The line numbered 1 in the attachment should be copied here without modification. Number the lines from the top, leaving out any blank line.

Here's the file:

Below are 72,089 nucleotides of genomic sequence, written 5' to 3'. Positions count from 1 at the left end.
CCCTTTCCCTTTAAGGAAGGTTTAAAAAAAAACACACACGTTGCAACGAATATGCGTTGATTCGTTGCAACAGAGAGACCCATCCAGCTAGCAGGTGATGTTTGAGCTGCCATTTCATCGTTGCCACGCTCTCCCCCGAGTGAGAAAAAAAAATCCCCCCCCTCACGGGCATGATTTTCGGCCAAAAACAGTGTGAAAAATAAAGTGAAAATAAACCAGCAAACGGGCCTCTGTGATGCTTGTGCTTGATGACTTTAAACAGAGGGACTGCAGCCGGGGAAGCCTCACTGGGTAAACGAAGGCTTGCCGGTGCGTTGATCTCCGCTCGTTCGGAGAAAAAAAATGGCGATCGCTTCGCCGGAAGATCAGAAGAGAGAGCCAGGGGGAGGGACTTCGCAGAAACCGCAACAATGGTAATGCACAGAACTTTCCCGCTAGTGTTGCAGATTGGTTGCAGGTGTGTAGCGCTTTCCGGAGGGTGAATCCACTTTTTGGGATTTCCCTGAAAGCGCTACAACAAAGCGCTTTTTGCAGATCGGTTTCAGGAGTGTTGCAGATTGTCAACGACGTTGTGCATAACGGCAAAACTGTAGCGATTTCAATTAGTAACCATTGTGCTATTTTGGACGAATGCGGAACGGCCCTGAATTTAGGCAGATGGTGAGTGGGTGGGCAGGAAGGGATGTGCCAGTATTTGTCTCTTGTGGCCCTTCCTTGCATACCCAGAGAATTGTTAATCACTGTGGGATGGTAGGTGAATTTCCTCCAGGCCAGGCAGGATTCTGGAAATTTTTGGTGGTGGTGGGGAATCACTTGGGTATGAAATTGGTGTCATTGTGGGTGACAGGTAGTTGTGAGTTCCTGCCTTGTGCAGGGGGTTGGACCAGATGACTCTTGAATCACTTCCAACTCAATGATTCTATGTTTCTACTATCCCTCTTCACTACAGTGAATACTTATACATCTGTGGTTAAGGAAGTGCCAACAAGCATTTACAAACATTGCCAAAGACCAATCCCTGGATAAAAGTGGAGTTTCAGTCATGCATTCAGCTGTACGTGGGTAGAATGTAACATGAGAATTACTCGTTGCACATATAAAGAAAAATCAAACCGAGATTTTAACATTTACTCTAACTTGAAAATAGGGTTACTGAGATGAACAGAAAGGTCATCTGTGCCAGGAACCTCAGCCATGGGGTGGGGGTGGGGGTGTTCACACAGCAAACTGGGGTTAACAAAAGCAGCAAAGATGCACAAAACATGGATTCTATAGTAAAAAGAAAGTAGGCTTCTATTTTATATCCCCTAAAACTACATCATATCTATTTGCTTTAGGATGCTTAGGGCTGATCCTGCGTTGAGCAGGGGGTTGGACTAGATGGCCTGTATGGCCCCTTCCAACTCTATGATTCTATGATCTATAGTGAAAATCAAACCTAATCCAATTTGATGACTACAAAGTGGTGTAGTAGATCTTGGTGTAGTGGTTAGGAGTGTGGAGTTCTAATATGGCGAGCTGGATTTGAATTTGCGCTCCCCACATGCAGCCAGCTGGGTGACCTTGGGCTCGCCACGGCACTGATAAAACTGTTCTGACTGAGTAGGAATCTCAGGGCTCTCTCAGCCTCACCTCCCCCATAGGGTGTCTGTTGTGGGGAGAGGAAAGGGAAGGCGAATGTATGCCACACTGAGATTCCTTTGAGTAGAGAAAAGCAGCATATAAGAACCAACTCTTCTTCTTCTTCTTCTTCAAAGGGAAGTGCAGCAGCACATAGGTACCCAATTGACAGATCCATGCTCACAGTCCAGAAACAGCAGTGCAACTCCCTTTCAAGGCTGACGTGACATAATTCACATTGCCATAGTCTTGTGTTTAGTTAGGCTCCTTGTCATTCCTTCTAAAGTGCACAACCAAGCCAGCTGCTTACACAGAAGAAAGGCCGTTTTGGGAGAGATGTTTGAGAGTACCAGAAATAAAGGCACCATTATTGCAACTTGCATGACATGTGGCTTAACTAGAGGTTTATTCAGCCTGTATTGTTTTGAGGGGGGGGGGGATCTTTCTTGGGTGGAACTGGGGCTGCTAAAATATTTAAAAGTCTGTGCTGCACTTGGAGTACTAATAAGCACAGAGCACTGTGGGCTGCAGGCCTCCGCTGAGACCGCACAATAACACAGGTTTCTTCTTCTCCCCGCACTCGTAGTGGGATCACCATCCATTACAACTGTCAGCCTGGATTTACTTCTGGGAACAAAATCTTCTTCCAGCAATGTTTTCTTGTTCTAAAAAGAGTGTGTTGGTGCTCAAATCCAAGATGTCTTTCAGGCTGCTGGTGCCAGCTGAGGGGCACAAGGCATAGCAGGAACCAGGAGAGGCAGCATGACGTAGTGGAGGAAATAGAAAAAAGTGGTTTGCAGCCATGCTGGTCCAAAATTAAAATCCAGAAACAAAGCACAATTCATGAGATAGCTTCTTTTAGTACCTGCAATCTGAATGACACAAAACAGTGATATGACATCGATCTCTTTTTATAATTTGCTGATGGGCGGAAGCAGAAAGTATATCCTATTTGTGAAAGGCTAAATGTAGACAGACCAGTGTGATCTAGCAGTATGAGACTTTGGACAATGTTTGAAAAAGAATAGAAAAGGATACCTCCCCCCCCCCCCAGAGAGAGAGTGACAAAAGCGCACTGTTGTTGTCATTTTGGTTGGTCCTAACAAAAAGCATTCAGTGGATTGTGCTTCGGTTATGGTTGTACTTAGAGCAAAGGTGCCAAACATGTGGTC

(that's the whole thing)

Below are 72,089 nucleotides of genomic sequence, written 5' to 3'. Positions count from 1 at the left end.